Juvenile tarpon will continue to be the main target for anglers fishing the freshwater rivers and creeks along the Treasure Coast. The north fork of the Sebastian River is usually the place to look for tarpon in the early morning and evening. Flies, plugs, D.O.A. root beer TerrorEyz, and finger mullet when they become available, will all catch these backwater tarpon.
Indian River Lagoon
Trout are available early and late for anglers using topwater and jerk baits wherever bait schools can be found. Live pigfish, jigs and suspending plugs will catch trout in deeper pockets and drop-offs throughout the day. Redfish have been showing up on any flats that have grass coverage and along shorelines with structure. Top-water plugs and D.O.A. C.A.L. jerk-baits fished on an eighth-ounce head will usually get their attention. Snook fishing around docks and shorelines can keep anglers busy during the day. Skipping D.O.A. shrimp and jerkbaits under cover will produce violent strikes from linesiders of all sizes. You may also find a fair number of trout, redfish and mangrove snapper in the same areas taking advantage of the shade. Residential canals are a good place to look for juvenile tarpon rolling. Drop a D.O.A. tiny TerrorEyz right where the tarpon roll and jig it vertically, allowing it to stay close to where the tarpon rolled for as long as possible.
In years gone by, August was my favorite month to fish “The Inlet”. The snook will be stacked on top of one another and the big reds will be right there with them. Live bait, including croakers, pigfish, greenies, pinfish and shrimp will be the key to daytime inlet action. Night fishing can also be great, whether you drift through the bridge with live bait, or cast plugs or bucktail jigs from the rocks. Catch and release is the law until September 1, so please handle the snook with care. Numbers of giant goliath grouper have taken up residence at the tip of the north jetty and are reported to be eating anything, including big snook, that anglers release. Take care when releasing fish to not get your arm inhaled by one of these brazen predators. Some anglers are catching these goliaths using stout tackle and live five-pound jack crevalle for bait.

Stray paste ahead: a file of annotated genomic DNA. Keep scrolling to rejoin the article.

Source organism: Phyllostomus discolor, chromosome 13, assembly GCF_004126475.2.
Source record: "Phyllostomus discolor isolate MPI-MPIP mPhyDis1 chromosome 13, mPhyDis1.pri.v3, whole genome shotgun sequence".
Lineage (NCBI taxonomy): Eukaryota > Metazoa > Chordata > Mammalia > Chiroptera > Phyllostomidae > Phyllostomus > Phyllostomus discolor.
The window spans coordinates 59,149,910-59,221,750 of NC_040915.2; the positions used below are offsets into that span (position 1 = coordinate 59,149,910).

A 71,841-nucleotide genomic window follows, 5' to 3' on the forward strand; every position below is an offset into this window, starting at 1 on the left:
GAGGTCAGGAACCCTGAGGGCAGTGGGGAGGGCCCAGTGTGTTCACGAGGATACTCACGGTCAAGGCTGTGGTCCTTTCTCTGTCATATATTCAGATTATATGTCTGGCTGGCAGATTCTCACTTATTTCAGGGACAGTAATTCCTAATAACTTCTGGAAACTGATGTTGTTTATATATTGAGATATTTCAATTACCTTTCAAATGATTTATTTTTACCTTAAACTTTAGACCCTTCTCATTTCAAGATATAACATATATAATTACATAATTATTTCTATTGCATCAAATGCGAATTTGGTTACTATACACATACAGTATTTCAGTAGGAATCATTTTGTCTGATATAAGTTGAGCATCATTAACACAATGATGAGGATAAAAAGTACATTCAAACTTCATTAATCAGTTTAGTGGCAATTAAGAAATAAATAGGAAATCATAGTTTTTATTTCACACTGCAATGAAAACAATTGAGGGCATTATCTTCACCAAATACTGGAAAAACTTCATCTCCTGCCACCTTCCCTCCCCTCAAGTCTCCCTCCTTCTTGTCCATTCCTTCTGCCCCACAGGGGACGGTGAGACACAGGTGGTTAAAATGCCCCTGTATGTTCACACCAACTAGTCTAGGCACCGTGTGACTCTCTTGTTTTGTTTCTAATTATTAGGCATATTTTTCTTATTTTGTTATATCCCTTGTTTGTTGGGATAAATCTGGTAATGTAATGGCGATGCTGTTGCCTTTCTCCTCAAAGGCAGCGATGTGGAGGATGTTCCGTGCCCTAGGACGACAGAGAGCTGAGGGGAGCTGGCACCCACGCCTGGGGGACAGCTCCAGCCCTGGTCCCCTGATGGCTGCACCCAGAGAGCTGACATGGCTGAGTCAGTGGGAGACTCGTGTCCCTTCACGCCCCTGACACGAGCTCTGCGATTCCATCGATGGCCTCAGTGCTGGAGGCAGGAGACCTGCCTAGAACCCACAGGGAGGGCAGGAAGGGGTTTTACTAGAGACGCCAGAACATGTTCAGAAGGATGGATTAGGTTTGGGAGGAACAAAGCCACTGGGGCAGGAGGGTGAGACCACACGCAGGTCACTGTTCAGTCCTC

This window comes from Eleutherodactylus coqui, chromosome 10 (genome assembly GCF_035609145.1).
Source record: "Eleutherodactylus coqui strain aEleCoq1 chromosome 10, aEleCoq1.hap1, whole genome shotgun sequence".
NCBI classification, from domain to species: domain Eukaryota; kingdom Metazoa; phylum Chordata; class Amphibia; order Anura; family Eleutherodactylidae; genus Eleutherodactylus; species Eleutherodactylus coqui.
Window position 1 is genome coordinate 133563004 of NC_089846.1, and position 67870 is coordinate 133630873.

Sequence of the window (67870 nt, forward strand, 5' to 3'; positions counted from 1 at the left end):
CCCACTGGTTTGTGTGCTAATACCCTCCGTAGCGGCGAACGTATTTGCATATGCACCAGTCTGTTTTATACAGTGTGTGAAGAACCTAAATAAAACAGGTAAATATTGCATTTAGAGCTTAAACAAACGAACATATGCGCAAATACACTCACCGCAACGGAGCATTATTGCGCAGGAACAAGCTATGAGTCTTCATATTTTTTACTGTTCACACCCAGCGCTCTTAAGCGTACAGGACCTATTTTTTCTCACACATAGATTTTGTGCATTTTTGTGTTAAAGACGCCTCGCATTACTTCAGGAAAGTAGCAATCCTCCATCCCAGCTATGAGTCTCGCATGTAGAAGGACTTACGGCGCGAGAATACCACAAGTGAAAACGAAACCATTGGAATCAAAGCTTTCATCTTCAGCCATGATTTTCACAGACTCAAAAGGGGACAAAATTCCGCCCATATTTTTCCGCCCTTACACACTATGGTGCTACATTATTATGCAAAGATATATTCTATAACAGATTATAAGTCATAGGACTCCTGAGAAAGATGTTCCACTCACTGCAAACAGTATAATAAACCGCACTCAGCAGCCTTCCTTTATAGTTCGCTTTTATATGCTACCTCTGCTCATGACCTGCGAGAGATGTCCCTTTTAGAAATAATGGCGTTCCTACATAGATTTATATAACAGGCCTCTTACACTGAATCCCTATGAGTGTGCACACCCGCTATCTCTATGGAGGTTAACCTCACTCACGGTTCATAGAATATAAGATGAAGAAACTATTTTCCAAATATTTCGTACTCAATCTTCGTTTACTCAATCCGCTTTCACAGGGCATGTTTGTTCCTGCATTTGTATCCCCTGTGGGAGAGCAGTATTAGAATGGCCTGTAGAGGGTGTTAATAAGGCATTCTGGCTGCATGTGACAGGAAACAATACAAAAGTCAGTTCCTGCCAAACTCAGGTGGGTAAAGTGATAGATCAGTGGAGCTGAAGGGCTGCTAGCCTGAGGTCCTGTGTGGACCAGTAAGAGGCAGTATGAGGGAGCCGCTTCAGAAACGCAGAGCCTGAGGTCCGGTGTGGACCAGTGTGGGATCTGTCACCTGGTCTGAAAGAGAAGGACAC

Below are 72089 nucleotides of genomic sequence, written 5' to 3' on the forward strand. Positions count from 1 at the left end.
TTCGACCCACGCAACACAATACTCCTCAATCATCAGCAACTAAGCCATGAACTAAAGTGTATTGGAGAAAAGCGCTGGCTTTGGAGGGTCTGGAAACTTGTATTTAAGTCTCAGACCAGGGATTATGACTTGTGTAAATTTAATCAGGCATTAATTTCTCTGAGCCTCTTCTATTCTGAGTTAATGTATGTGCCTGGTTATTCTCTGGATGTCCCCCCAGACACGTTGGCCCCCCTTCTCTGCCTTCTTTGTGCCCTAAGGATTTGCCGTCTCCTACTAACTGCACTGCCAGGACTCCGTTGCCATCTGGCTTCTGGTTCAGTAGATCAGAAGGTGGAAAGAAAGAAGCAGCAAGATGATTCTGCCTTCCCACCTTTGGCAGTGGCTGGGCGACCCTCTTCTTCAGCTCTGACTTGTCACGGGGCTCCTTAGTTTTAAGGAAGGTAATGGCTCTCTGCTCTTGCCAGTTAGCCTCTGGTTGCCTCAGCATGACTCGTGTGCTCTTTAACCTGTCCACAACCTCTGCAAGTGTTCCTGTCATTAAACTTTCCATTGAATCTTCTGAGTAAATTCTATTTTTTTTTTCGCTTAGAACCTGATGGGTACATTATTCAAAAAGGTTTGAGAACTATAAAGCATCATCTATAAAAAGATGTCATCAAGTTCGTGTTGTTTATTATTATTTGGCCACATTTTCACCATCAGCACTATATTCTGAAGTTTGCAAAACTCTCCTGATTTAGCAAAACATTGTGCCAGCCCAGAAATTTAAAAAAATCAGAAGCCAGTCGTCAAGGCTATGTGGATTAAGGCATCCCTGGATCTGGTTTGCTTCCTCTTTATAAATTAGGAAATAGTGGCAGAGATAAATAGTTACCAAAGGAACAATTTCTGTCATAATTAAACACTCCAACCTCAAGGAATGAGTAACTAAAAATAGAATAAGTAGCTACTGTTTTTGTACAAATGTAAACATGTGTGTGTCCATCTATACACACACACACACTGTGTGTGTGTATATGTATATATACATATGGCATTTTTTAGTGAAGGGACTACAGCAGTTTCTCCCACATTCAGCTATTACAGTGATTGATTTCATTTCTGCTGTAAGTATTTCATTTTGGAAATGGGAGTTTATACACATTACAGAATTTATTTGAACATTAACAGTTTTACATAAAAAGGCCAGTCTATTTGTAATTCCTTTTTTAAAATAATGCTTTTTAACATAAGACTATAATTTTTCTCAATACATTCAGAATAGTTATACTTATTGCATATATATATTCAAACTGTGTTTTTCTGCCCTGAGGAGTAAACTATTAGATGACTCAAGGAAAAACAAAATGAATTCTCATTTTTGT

Weather permitting, August should find king mackerel, bonito, and the occasional cobia and dolphin not too far off the beaches. Tarpon schools will also be a good bet over the reefs just off the beach. As mullet and other baitfish begin their southern trek late in the month, the near-shore can come alive. Big tarpon, kings, Spanish mackerel, sharks, snook, jacks, and more all chase the bait south. The mullet schools tend to stay within surf casting distance of the beach, so surfcasting for fish weighing in the double- and even triple-digits is possible.
FORECAST BY: Capt. Gus Brugger